Operating Principles In PEM Fuel Cell

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The polymer membrane is the heart of the PEM fuel cell which has some unique features. It allows protons but it is impermeable to gases, and hence it is known as a Proton Exchange Membrane. The membrane, which is squeezed between two electrodes (electrically conductive carbon cloths or carbon fiber papers) acts as electrolyte. A layer of catalyst particles (platinum) is placed at the interface between the porous electrode and polymer membrane. A schematic diagram of cell configuration and basic operating principles is shown in Fig. 1.1.
Hydrogen, which is fed into one side of the membrane, splits into its primary elements, i.e., one proton and one electron at anode. Protons will pass
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In practice, the fuel cell shown in Figure 1.1 would be combined in series with other cells to produce a fuel cell stack. This fuel cell stack would then be part of a fuel cell system which also includes the fuel pumps, fuel processors, heat exchangers, humidifiers, and other equipment. The power of such PEM fuel cell systems can vary from a few Watts which is suitable for portable applications, up to million Watts such as in the stationary applications in a power plant.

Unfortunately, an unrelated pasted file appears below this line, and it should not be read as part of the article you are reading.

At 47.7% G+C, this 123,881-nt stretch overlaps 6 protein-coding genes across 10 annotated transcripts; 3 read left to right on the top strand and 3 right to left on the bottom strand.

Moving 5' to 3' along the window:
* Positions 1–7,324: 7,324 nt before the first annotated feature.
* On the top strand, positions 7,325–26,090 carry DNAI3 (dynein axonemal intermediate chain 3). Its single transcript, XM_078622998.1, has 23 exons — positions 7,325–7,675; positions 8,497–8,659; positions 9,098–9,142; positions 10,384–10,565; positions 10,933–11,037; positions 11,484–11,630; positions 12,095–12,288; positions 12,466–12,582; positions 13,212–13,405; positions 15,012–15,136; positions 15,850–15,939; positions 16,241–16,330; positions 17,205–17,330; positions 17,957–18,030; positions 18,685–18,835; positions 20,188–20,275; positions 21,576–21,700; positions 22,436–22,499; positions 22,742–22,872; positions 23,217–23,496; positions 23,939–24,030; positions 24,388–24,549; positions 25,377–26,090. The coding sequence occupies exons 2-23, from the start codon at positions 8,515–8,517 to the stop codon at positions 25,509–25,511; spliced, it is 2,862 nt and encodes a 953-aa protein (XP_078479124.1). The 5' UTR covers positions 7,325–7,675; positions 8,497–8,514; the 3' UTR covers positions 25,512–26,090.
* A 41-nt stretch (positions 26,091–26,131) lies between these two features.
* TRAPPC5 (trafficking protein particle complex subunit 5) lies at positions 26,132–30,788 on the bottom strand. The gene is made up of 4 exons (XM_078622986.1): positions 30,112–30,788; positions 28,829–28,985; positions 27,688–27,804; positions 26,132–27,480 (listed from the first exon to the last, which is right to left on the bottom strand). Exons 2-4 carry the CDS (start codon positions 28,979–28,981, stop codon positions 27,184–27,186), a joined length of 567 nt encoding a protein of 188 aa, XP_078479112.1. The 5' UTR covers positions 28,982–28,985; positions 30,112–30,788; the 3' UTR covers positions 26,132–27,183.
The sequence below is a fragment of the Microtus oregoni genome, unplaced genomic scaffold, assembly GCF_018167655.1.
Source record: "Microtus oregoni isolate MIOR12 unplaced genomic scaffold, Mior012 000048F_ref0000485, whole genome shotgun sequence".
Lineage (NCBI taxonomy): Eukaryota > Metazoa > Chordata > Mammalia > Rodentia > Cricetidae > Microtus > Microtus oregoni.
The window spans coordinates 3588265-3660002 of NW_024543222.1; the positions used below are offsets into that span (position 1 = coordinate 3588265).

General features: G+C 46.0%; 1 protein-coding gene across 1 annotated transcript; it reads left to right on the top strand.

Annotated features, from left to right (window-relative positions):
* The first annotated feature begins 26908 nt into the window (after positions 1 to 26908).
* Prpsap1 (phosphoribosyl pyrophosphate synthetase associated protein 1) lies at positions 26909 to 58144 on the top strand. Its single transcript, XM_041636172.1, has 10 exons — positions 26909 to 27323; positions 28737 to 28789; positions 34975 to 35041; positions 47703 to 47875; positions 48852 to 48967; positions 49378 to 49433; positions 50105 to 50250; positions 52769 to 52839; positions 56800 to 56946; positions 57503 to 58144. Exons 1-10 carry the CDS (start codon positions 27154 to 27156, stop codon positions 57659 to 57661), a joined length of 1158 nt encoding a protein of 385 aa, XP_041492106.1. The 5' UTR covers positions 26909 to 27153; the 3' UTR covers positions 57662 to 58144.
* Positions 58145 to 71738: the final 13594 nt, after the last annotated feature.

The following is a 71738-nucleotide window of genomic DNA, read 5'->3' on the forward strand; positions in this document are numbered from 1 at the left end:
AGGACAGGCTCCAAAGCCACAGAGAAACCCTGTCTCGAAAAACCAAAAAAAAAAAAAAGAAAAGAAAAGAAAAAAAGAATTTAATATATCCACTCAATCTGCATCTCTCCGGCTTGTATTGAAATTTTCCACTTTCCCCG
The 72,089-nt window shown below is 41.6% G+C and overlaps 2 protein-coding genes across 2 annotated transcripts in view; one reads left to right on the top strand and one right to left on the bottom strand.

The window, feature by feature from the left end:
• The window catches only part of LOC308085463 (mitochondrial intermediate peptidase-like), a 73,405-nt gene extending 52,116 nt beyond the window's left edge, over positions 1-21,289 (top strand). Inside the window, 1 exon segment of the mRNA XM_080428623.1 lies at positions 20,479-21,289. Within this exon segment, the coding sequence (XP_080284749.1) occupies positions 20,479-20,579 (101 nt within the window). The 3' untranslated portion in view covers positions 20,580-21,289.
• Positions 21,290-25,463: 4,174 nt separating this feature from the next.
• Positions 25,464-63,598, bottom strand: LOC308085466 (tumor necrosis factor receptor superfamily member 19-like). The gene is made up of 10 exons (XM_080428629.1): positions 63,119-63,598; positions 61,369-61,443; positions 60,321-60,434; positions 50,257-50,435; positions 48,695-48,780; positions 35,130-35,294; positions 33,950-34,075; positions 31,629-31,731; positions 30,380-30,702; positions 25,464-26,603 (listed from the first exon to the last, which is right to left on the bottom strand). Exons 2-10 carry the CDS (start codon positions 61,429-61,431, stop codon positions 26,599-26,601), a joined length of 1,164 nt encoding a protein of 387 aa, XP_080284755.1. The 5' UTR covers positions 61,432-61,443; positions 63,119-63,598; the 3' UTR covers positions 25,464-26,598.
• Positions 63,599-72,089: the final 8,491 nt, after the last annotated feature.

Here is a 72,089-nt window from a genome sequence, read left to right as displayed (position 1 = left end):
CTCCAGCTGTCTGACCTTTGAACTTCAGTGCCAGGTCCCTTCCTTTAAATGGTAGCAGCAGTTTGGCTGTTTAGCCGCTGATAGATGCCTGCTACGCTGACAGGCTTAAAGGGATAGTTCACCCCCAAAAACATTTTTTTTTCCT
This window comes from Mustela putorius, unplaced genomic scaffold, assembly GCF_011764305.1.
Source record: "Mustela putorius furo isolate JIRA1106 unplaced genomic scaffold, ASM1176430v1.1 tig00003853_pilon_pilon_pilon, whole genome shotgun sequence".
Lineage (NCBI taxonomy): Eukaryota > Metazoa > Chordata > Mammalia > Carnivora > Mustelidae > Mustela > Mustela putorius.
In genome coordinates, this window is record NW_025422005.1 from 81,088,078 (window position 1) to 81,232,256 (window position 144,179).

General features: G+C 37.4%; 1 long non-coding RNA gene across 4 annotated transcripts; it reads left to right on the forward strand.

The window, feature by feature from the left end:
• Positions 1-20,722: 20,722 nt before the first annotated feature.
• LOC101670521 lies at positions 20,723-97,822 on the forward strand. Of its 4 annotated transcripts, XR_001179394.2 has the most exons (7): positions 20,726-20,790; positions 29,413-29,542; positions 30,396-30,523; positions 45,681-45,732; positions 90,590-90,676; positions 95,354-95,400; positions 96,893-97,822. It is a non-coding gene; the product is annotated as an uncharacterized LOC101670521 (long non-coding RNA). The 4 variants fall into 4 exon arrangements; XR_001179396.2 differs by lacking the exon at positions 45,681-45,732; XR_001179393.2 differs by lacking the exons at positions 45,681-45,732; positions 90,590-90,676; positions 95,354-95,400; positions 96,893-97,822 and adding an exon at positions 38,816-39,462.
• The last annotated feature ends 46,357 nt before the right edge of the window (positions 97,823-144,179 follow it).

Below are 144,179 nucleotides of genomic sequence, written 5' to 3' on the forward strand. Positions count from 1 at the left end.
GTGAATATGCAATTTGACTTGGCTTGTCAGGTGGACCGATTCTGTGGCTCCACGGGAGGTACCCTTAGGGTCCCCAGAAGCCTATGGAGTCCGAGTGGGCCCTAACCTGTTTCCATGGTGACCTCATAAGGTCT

3.1 Components of Fuel Cell
The basic PEM fuel cell consists of a Proton Exchange Membrane or Polymer Electrolyte Membrane (PEM), flow field plates, gas diffusion layer, catalyst layer gaskets and end plates as given in Table 1.1. The actual fuel cell layers are the gas diffusion layer, membrane and catalyst layer. The membrane squeeze in between the two electrodes is called as Membrane Electrode Assembly (MEA). A stack with many cells has MEAs “sandwiched” between bipolar flow field plates and only one set of end plates. Different components of fuel cell are shown in Fig. 1.2. Fig.1.2 Components of PEM Fuel
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The Nafion membrane belongs to a class of poly-perfluoro-sulfonic acids, and consists of a hydrophobic tetrafluoroethylene backbone with pendant side-chains of perfluoronated vinyl-ethers terminated by sulfonic acid groups. Proton conductivity in Naffion and most other polymer electrolytes increases with the water activity and that is the main reason to humidify the incoming gas reactants. Sufficient water must be absorbed into the membrane to ionize the acid groups, whereas excess water can flood the cathode of the fuel cell, diminishing fuel cell performance and limiting the power

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